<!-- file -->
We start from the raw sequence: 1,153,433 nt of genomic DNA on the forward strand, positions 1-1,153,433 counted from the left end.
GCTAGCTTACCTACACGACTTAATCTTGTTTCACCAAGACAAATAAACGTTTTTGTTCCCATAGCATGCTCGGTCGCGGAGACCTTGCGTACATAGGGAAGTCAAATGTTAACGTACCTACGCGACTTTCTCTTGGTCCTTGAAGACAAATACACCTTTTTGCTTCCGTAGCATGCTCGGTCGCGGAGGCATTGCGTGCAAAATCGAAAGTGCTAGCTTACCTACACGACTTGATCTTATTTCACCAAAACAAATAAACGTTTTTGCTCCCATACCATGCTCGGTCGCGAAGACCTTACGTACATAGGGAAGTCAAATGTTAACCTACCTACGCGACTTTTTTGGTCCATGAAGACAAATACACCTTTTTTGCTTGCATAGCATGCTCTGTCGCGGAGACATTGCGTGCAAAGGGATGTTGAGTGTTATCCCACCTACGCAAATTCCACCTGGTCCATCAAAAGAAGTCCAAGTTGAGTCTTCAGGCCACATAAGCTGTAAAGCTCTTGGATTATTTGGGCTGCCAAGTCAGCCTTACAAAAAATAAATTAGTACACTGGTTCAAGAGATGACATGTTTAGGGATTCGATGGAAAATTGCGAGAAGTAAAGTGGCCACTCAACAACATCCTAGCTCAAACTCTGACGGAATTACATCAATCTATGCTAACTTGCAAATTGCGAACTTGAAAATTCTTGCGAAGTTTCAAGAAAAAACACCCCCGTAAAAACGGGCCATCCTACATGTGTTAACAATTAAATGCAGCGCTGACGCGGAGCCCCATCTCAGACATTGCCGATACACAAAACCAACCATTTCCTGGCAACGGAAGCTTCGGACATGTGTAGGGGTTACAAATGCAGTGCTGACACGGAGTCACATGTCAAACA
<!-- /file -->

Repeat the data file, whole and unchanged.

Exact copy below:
We start from the raw sequence: 1,153,433 nt of genomic DNA on the forward strand, positions 1-1,153,433 counted from the left end.
GCTAGCTTACCTACACGACTTAATCTTGTTTCACCAAGACAAATAAACGTTTTTGTTCCCATAGCATGCTCGGTCGCGGAGACCTTGCGTACATAGGGAAGTCAAATGTTAACGTACCTACGCGACTTTCTCTTGGTCCTTGAAGACAAATACACCTTTTTGCTTCCGTAGCATGCTCGGTCGCGGAGGCATTGCGTGCAAAATCGAAAGTGCTAGCTTACCTACACGACTTGATCTTATTTCACCAAAACAAATAAACGTTTTTGCTCCCATACCATGCTCGGTCGCGAAGACCTTACGTACATAGGGAAGTCAAATGTTAACCTACCTACGCGACTTTTTTGGTCCATGAAGACAAATACACCTTTTTTGCTTGCATAGCATGCTCTGTCGCGGAGACATTGCGTGCAAAGGGATGTTGAGTGTTATCCCACCTACGCAAATTCCACCTGGTCCATCAAAAGAAGTCCAAGTTGAGTCTTCAGGCCACATAAGCTGTAAAGCTCTTGGATTATTTGGGCTGCCAAGTCAGCCTTACAAAAAATAAATTAGTACACTGGTTCAAGAGATGACATGTTTAGGGATTCGATGGAAAATTGCGAGAAGTAAAGTGGCCACTCAACAACATCCTAGCTCAAACTCTGACGGAATTACATCAATCTATGCTAACTTGCAAATTGCGAACTTGAAAATTCTTGCGAAGTTTCAAGAAAAAACACCCCCGTAAAAACGGGCCATCCTACATGTGTTAACAATTAAATGCAGCGCTGACGCGGAGCCCCATCTCAGACATTGCCGATACACAAAACCAACCATTTCCTGGCAACGGAAGCTTCGGACATGTGTAGGGGTTACAAATGCAGTGCTGACACGGAGTCACATGTCAAACA